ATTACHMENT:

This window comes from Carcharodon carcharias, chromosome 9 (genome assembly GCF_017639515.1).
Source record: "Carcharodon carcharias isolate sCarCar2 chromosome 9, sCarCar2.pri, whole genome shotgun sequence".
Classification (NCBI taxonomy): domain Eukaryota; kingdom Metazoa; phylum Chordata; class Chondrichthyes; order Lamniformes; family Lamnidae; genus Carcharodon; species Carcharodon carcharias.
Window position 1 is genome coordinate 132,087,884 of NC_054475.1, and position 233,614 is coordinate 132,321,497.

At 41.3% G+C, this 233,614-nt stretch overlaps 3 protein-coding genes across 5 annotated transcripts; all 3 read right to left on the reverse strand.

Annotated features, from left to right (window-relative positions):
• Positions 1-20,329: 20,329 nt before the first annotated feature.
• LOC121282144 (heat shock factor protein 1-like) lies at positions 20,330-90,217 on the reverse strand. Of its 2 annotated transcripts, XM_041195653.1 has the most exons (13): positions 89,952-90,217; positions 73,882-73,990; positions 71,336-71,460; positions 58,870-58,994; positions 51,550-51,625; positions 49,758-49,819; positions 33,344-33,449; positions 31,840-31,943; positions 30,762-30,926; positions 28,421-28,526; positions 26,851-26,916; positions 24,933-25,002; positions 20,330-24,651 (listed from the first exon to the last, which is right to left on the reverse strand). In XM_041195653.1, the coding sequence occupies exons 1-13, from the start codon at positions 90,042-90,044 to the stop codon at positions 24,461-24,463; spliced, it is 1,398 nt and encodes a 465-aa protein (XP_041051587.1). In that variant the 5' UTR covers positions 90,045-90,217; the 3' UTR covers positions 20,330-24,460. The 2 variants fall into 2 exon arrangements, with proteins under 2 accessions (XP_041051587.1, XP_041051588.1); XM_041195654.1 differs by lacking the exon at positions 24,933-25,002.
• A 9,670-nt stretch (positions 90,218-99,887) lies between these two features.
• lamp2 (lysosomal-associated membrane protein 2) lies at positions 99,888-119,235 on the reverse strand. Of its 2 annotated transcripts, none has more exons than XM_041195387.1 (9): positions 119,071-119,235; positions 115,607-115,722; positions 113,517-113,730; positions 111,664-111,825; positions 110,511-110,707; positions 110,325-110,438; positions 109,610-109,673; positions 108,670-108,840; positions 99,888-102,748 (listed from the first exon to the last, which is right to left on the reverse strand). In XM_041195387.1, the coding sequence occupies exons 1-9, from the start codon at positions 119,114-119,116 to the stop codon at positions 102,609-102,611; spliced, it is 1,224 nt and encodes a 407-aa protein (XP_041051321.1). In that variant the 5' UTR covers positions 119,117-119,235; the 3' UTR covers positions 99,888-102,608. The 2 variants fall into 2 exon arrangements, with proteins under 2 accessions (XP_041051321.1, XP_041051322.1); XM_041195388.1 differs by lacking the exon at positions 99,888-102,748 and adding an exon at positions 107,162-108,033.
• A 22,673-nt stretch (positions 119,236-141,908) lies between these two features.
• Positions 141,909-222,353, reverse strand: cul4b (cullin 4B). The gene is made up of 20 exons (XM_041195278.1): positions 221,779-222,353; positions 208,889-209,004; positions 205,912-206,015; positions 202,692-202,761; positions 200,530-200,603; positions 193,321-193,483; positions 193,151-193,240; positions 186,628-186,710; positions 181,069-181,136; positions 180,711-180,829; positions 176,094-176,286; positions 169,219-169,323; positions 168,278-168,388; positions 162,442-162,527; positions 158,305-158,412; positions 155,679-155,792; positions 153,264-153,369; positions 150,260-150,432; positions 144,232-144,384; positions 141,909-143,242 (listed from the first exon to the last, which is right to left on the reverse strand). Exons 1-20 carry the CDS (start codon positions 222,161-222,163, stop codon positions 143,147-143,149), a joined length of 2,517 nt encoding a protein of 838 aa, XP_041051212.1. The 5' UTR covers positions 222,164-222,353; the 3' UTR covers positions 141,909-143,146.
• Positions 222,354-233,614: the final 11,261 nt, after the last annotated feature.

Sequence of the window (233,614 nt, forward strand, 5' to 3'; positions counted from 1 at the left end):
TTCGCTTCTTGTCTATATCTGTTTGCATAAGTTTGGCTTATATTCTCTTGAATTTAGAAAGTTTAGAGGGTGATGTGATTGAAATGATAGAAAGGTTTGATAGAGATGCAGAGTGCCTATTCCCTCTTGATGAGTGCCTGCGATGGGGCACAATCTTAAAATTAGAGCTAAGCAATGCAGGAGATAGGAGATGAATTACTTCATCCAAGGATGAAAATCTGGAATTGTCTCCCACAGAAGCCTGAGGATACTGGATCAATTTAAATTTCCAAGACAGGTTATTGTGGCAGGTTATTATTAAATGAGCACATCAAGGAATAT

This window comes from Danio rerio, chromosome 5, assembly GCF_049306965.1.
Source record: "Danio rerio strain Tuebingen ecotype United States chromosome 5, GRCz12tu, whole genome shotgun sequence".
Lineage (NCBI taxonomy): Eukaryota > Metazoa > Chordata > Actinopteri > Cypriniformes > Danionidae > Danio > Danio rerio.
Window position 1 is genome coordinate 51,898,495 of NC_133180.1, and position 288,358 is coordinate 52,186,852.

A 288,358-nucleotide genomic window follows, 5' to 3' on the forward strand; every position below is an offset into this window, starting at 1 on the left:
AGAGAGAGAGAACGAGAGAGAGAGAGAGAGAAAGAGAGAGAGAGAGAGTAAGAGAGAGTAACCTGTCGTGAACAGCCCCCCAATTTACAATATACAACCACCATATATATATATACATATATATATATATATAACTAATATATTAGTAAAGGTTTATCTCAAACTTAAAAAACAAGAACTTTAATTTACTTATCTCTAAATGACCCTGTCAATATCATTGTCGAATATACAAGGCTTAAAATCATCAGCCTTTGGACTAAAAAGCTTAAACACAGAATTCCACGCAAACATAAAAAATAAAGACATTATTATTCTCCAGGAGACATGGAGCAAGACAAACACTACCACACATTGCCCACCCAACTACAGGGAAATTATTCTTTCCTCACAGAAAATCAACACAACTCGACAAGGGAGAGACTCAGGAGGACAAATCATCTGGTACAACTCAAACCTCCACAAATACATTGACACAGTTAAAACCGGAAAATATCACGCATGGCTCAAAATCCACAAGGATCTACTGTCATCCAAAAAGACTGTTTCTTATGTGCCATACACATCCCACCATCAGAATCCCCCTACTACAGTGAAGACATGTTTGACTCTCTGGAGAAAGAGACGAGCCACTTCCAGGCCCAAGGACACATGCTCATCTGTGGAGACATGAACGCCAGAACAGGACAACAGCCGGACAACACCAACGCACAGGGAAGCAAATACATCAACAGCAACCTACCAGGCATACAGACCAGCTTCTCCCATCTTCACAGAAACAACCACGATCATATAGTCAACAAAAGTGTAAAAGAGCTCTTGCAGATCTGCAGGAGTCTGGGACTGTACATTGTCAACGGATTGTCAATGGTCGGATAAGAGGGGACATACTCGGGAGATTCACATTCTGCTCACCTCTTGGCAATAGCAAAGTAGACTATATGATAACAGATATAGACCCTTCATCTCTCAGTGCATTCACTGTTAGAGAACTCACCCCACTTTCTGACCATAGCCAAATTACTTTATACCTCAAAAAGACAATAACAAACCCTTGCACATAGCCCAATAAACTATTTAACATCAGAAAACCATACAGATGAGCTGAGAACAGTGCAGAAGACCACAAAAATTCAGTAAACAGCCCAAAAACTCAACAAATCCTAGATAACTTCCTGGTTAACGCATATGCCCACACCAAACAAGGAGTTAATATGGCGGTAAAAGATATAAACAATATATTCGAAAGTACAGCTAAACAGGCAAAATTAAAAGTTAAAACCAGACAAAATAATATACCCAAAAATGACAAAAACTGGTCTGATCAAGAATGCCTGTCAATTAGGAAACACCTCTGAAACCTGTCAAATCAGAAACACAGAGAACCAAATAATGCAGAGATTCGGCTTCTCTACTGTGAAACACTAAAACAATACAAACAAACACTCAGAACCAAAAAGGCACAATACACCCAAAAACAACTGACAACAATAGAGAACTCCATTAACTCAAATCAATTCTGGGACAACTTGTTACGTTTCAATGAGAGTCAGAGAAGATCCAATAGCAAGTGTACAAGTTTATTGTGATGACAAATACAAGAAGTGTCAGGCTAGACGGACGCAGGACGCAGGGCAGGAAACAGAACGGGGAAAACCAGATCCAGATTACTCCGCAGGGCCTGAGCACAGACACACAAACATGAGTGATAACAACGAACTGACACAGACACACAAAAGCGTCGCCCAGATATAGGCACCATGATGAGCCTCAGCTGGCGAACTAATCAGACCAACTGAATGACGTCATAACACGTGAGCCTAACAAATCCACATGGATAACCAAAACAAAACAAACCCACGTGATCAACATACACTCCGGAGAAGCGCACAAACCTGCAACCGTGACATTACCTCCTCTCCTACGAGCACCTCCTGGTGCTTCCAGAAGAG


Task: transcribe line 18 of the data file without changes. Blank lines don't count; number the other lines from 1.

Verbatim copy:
Lineage (NCBI taxonomy): Eukaryota > Metazoa > Chordata > Actinopteri > Cypriniformes > Danionidae > Danio > Danio rerio.